Journal of Language, Linguistics and Literature
Articles Information
Journal of Language, Linguistics and Literature, Vol.4, No.4, Dec. 2018, Pub. Date: Oct. 25, 2018
Teaching Phonologically Motivated Lexical Chunks to Young EFL Learners
Pages: 55-63 Views: 70 Downloads: 41
[01] Pengyu Guo, School of Foreign Languages, Hangzhou Normal University, Hangzhou, China.
[02] Sihong Huang, School of Foreign Languages, Hangzhou Normal University, Hangzhou, China.
The importance of teaching motivated lexical chunks has been recognized by second language teachers and researchers and in various fields. However, it remained obscure on how to bring about the motivation of lexical chunks to the learners. In addition to the meaning-based semantic motivation, form-based phonological motivation has been proposed as an option, despite the lack of attention and empirical studies. The present study, taking alliteration as an example, aims to investigate the effect of teaching phonologically motivated lexical chunks to young EFL learners through awareness-raising tasks. The participants are second year junior high school students who are EFL learners and several EFL teachers in the same school. The data analysis yields three major findings: Firstly, alliterative lexical chunks have a stronger mnemonic effect than those that show little or no phonological repetition for Chinese junior high school students in four aspects: immediate recognition, delayed recognition, immediate reproduction and delayed reproduction. Secondly, most Chinese junior high school students failed to spontaneously notice alliteration in lexical chunks, which clearly suggests that even relatively salient patterns may need to be pointed out to help students to notice them. Thirdly, the mnemonic effect of alliteration can be maximized with teacher’s instruction to raise learners’ awareness and to notice it.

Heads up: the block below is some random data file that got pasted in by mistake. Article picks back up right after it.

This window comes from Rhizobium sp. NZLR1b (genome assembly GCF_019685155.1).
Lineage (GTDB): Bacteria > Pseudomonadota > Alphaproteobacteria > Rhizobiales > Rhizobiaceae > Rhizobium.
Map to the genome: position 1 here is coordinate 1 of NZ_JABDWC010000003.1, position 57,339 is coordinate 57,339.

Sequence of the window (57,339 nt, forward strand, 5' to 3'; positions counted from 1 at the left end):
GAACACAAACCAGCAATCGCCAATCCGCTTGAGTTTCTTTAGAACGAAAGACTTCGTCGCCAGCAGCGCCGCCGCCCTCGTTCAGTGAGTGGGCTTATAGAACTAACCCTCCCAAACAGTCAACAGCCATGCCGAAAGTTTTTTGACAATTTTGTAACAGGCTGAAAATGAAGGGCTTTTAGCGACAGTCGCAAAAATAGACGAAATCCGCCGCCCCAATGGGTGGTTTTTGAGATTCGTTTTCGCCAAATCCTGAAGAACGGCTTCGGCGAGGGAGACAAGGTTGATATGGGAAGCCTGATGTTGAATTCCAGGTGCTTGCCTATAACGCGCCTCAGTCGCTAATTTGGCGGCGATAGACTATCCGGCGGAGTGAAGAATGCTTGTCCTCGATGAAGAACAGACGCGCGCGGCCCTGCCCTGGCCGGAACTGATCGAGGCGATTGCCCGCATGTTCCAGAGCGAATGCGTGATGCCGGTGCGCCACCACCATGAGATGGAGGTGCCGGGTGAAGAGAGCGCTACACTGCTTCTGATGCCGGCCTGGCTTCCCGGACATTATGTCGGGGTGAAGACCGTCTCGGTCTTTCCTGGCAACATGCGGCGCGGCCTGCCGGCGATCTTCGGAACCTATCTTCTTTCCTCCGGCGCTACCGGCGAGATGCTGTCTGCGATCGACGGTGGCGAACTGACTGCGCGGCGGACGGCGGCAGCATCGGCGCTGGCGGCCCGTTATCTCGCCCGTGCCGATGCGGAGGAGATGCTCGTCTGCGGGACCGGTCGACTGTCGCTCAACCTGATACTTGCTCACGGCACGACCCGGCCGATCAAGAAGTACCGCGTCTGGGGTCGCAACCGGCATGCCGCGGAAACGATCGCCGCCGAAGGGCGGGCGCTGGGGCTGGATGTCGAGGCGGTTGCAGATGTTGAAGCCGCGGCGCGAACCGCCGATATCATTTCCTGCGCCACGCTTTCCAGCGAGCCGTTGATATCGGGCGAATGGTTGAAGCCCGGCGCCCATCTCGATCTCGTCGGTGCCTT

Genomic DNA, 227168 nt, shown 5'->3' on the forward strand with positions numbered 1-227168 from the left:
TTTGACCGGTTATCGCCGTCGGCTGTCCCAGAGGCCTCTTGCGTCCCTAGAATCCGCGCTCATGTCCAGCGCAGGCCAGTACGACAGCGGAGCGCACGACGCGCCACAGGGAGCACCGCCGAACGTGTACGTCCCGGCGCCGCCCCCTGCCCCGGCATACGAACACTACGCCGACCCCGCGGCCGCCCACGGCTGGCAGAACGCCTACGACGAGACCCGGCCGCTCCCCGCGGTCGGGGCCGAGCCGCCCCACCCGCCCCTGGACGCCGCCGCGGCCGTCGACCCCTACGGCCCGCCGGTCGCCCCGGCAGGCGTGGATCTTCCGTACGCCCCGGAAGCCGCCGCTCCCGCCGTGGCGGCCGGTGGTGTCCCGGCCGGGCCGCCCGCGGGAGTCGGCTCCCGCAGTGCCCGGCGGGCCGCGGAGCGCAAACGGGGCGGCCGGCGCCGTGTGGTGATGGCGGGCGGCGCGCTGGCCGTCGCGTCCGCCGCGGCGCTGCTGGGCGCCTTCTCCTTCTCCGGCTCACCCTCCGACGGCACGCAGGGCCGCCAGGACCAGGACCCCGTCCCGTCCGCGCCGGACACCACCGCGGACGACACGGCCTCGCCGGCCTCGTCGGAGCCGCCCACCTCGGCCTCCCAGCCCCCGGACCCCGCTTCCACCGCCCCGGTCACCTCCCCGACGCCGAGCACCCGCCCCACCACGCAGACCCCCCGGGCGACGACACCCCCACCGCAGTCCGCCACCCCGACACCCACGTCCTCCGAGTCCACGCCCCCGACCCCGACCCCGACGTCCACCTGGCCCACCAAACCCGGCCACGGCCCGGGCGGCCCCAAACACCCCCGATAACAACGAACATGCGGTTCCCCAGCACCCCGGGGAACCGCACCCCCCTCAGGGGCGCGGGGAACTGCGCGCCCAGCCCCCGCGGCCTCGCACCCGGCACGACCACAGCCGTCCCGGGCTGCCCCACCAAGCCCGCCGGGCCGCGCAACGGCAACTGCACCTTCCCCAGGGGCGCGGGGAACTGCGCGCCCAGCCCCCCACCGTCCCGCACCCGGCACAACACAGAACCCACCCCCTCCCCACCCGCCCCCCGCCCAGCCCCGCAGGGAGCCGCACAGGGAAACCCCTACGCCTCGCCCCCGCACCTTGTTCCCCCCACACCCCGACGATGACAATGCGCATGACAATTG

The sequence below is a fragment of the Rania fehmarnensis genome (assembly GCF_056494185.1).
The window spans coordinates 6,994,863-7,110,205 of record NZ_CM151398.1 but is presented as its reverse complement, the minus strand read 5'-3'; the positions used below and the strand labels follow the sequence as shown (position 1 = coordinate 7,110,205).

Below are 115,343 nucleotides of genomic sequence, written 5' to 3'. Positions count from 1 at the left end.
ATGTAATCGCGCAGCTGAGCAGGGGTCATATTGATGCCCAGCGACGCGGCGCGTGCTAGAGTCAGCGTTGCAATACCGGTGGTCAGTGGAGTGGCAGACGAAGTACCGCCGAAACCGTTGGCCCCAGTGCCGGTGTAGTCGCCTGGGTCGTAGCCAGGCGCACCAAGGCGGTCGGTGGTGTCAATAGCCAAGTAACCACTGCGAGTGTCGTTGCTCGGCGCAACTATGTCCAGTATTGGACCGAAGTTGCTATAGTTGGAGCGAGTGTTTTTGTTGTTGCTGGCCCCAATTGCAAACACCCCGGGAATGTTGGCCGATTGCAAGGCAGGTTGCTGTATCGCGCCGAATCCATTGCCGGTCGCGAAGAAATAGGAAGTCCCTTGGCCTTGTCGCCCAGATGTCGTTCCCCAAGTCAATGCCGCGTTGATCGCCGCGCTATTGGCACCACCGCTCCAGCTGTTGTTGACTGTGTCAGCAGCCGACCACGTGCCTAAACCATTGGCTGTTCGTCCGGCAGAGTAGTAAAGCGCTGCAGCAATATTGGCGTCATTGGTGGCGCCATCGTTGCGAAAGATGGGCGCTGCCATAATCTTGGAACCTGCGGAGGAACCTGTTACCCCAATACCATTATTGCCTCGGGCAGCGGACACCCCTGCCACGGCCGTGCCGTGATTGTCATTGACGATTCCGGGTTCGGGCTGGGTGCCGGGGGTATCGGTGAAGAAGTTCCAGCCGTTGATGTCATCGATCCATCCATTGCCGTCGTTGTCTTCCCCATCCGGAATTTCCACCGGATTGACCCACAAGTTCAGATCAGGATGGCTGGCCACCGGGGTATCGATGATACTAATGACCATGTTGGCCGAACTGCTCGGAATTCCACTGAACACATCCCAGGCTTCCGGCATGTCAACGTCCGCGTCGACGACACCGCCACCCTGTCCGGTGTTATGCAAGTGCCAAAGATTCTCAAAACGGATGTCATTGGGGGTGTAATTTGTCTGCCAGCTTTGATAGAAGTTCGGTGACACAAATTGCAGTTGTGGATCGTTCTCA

Lexical Chunks, Alliteration, Phonological Motivation, Phonological Repetition, Noticing
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